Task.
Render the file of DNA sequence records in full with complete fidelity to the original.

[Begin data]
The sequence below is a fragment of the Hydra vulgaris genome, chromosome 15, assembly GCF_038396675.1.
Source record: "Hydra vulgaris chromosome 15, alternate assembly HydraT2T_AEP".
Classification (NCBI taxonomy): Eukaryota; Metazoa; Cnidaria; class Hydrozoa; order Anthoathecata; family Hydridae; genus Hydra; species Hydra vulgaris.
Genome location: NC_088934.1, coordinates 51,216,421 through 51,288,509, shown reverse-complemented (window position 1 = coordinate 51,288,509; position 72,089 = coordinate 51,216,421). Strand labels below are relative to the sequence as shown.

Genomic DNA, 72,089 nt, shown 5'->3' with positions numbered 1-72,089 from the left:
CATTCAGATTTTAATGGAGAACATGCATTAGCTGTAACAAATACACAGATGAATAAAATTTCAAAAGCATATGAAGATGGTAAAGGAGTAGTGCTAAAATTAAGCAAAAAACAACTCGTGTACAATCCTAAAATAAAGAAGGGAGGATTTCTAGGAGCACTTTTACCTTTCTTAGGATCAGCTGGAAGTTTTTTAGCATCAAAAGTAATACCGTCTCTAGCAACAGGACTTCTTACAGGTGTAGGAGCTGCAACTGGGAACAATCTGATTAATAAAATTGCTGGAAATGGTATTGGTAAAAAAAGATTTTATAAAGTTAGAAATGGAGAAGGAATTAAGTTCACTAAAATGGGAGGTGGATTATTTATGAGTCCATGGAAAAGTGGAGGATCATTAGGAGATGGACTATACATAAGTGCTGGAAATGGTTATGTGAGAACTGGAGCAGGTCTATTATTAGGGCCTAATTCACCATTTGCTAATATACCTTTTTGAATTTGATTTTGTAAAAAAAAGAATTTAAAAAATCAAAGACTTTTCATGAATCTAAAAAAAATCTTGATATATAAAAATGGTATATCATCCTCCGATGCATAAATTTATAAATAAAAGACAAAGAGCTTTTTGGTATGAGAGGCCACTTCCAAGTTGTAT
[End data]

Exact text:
The sequence below is a fragment of the Hydra vulgaris genome, chromosome 15, assembly GCF_038396675.1.
Source record: "Hydra vulgaris chromosome 15, alternate assembly HydraT2T_AEP".
Classification (NCBI taxonomy): Eukaryota; Metazoa; Cnidaria; class Hydrozoa; order Anthoathecata; family Hydridae; genus Hydra; species Hydra vulgaris.
Genome location: NC_088934.1, coordinates 51,216,421 through 51,288,509, shown reverse-complemented (window position 1 = coordinate 51,288,509; position 72,089 = coordinate 51,216,421). Strand labels below are relative to the sequence as shown.

Genomic DNA, 72,089 nt, shown 5'->3' with positions numbered 1-72,089 from the left:
CATTCAGATTTTAATGGAGAACATGCATTAGCTGTAACAAATACACAGATGAATAAAATTTCAAAAGCATATGAAGATGGTAAAGGAGTAGTGCTAAAATTAAGCAAAAAACAACTCGTGTACAATCCTAAAATAAAGAAGGGAGGATTTCTAGGAGCACTTTTACCTTTCTTAGGATCAGCTGGAAGTTTTTTAGCATCAAAAGTAATACCGTCTCTAGCAACAGGACTTCTTACAGGTGTAGGAGCTGCAACTGGGAACAATCTGATTAATAAAATTGCTGGAAATGGTATTGGTAAAAAAAGATTTTATAAAGTTAGAAATGGAGAAGGAATTAAGTTCACTAAAATGGGAGGTGGATTATTTATGAGTCCATGGAAAAGTGGAGGATCATTAGGAGATGGACTATACATAAGTGCTGGAAATGGTTATGTGAGAACTGGAGCAGGTCTATTATTAGGGCCTAATTCACCATTTGCTAATATACCTTTTTGAATTTGATTTTGTAAAAAAAAGAATTTAAAAAATCAAAGACTTTTCATGAATCTAAAAAAAATCTTGATATATAAAAATGGTATATCATCCTCCGATGCATAAATTTATAAATAAAAGACAAAGAGCTTTTTGGTATGAGAGGCCACTTCCAAGTTGTAT